Zach Russell had to break a tired old proverb on his way to making his debut album, Where the Flowers Meet the Dew: He moved out of Nashville seven years into the 10-year town, returning home to eastern Tennessee in 2018. He released his first EP, The Creek, in 2021, and earlier this year signed with Thirty Tigers for his debut.
Produced by Chattanooga’s Kyle Crownover, who also produced Adeem the Artist’s sublime White Trash Revelry (ND review), Where the Flowers Meet the Dew’s 10 songs explore reincarnation, joy, and 21st-century romance via traditional country waltzes and psych-folk rock songs alike. Throughout, Russell sings with all the grace befitting a former karaoke host and current lapsed Baptist, landing somewhere between the flourish of Chris Stapleton and the grit of Sturgill Simpson.
Opening with the interconnected pair “What You Want Comes to You” and “I Thought I Was the Trees,” Russell introduces himself as a back-home mystic, proclaiming to the trees he’s known that he’s not afraid to die. He strums and sings idyllically of manna on “Milk and Honey,” savvily pairing “hot damn” with “Jesus Christ” while a steel guitar fills the space between.
At first, “Take Me Back to Tennessee” feels like another wistful and wide-eyed country waltz about a mythical youth and the land that held it. The track winds up as less of an out-and-out ode to his home and more of a command to some future self to always return there, in the end. While guitars swell and fall, Crownover allows organist Mr. Jimmy Rowland to supply all the Sunday morning you might want.
Russell saves all his frontman swagger for the second half of the album, beginning fittingly with “Born Again,” a seven-minute spaced-out psych-country romp. Russell lets the band loose here, and Crownover celebrates the resultant mischief, allowing for rising Knoxville guitarist Jake Smith to stretch out and run over this fuzzy new-age hymn.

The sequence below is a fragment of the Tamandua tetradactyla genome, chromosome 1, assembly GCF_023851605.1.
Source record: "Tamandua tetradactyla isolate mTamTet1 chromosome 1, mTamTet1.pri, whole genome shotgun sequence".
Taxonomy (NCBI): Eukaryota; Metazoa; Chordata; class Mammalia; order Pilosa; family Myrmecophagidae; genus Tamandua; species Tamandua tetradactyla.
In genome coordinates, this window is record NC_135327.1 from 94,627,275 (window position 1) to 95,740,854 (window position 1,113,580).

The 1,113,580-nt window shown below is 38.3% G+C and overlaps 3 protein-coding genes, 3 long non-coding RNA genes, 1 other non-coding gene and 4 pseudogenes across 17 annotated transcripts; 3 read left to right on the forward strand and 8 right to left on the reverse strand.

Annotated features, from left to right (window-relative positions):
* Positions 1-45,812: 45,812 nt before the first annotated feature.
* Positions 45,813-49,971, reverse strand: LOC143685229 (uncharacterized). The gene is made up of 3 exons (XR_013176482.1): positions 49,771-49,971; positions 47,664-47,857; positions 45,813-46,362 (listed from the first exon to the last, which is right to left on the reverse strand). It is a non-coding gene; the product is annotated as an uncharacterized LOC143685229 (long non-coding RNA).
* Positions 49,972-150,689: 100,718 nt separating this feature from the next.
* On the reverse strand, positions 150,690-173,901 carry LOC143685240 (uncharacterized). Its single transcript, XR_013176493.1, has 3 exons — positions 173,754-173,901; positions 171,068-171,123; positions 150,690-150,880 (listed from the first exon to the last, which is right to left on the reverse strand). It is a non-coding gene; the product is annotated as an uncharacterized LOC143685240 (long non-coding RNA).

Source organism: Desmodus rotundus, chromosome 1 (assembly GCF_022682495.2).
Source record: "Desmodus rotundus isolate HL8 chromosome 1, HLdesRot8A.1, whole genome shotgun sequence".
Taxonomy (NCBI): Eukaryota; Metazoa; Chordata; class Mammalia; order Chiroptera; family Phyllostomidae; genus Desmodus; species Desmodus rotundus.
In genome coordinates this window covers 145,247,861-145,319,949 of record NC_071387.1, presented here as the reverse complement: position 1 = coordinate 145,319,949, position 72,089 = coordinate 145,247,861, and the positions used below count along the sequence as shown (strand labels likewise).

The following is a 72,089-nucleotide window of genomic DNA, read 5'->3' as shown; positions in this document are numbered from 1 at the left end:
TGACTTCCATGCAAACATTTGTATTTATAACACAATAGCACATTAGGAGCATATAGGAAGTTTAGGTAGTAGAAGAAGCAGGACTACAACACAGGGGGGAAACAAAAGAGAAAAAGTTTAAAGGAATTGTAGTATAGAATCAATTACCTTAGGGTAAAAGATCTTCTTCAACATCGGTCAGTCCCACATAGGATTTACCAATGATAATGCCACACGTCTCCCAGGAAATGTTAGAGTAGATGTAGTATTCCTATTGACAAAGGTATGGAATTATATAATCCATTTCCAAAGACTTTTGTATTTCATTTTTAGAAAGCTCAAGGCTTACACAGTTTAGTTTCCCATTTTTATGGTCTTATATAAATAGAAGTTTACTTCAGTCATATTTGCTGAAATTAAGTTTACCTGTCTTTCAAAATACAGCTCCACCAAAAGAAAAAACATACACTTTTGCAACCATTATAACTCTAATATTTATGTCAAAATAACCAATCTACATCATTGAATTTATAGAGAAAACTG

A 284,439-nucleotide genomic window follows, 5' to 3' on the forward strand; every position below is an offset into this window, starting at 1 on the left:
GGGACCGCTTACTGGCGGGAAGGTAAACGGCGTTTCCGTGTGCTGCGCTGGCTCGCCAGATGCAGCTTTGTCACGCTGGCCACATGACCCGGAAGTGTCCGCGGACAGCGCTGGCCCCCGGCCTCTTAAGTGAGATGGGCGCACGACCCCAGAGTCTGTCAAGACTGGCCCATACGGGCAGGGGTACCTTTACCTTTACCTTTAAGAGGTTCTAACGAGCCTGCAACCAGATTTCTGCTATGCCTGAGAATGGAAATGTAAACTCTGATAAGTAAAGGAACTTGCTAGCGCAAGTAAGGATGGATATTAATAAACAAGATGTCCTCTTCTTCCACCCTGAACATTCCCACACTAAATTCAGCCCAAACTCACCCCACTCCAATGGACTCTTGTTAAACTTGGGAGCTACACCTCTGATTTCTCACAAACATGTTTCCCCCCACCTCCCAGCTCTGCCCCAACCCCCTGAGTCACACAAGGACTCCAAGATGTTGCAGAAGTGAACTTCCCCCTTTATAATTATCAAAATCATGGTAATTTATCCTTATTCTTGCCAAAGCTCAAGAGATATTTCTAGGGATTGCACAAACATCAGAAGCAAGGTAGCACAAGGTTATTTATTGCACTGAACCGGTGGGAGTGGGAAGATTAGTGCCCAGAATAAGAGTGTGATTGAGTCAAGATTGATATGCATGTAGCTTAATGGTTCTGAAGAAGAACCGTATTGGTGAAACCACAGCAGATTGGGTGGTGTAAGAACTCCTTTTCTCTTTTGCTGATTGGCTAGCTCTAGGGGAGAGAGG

From the synth-pop snare drum of “Playing House” to the neotraditional wry country humor of “Playing House” and “Back to Dirt,” Russell showcases the true range of his sonic ambitions. On the latter tune, Russell preaches that “God’s copy and pasting / reincarnation / It all comes back around.”
With “Nothin’ to Haul,” he calls out all the faux cowboys driving lift-kit trucks, listening to country radio, and forever propping up Nashville’s Music Row.
There’s a man on every street
With a dip in his cheek and a toothpick in his teeth
Jamming a song about Alabama
By a dude from Santa Ana
Man he’s almost got the accent down
Where the Flowers Meet the Dew is the rare debut album that’s sincere all the way through, made up of songs about muscadine wine and stones in the river getting “bowled over” until they’re only just slivers. Russell longs to live in a world where you can earnestly miss your papaw and even unironically imagine a lover “that puts on Maybelline.” There’s an awful lot of self-reflection here for a first album, and that’s Russell’s greatest achievement on Where the Flowers Meet the Dew: singing impassioned country songs that feel at once uniquely modern and conventionally timeless.
Where the Flowers Meet the Dew is out Dec. 1 via Thirty Tigers.